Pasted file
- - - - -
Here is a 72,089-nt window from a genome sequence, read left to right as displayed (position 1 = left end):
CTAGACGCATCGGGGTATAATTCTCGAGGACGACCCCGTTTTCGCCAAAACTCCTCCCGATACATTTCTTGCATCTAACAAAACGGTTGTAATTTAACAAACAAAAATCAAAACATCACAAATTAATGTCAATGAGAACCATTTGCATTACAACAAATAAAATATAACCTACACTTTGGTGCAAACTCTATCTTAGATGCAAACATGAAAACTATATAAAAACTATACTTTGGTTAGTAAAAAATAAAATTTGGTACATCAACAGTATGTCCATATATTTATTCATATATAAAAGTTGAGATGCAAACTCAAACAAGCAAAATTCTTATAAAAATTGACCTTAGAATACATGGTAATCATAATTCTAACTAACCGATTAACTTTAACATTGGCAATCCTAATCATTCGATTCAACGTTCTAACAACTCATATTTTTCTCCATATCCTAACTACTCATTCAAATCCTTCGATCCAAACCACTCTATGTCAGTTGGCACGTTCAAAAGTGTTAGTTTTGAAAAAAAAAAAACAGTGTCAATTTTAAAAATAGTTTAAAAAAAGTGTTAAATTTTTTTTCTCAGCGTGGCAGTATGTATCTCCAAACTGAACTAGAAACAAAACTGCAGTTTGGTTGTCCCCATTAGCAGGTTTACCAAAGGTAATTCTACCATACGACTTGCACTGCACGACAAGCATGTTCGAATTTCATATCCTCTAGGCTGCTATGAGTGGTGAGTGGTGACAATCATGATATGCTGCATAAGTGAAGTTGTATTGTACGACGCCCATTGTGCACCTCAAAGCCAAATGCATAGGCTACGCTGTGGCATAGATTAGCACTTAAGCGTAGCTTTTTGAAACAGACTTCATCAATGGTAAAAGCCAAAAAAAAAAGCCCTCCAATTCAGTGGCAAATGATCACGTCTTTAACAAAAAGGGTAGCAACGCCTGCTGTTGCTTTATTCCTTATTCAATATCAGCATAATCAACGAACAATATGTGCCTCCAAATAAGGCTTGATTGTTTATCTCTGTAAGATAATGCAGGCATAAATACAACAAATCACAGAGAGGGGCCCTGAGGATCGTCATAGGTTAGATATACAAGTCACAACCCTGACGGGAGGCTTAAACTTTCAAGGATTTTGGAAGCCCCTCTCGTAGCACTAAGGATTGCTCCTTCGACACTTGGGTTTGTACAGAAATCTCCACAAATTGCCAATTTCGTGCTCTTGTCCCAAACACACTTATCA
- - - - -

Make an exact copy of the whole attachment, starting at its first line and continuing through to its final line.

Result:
Here is a 72,089-nt window from a genome sequence, read left to right as displayed (position 1 = left end):
CTAGACGCATCGGGGTATAATTCTCGAGGACGACCCCGTTTTCGCCAAAACTCCTCCCGATACATTTCTTGCATCTAACAAAACGGTTGTAATTTAACAAACAAAAATCAAAACATCACAAATTAATGTCAATGAGAACCATTTGCATTACAACAAATAAAATATAACCTACACTTTGGTGCAAACTCTATCTTAGATGCAAACATGAAAACTATATAAAAACTATACTTTGGTTAGTAAAAAATAAAATTTGGTACATCAACAGTATGTCCATATATTTATTCATATATAAAAGTTGAGATGCAAACTCAAACAAGCAAAATTCTTATAAAAATTGACCTTAGAATACATGGTAATCATAATTCTAACTAACCGATTAACTTTAACATTGGCAATCCTAATCATTCGATTCAACGTTCTAACAACTCATATTTTTCTCCATATCCTAACTACTCATTCAAATCCTTCGATCCAAACCACTCTATGTCAGTTGGCACGTTCAAAAGTGTTAGTTTTGAAAAAAAAAAAACAGTGTCAATTTTAAAAATAGTTTAAAAAAAGTGTTAAATTTTTTTTCTCAGCGTGGCAGTATGTATCTCCAAACTGAACTAGAAACAAAACTGCAGTTTGGTTGTCCCCATTAGCAGGTTTACCAAAGGTAATTCTACCATACGACTTGCACTGCACGACAAGCATGTTCGAATTTCATATCCTCTAGGCTGCTATGAGTGGTGAGTGGTGACAATCATGATATGCTGCATAAGTGAAGTTGTATTGTACGACGCCCATTGTGCACCTCAAAGCCAAATGCATAGGCTACGCTGTGGCATAGATTAGCACTTAAGCGTAGCTTTTTGAAACAGACTTCATCAATGGTAAAAGCCAAAAAAAAAAGCCCTCCAATTCAGTGGCAAATGATCACGTCTTTAACAAAAAGGGTAGCAACGCCTGCTGTTGCTTTATTCCTTATTCAATATCAGCATAATCAACGAACAATATGTGCCTCCAAATAAGGCTTGATTGTTTATCTCTGTAAGATAATGCAGGCATAAATACAACAAATCACAGAGAGGGGCCCTGAGGATCGTCATAGGTTAGATATACAAGTCACAACCCTGACGGGAGGCTTAAACTTTCAAGGATTTTGGAAGCCCCTCTCGTAGCACTAAGGATTGCTCCTTCGACACTTGGGTTTGTACAGAAATCTCCACAAATTGCCAATTTCGTGCTCTTGTCCCAAACACACTTATCA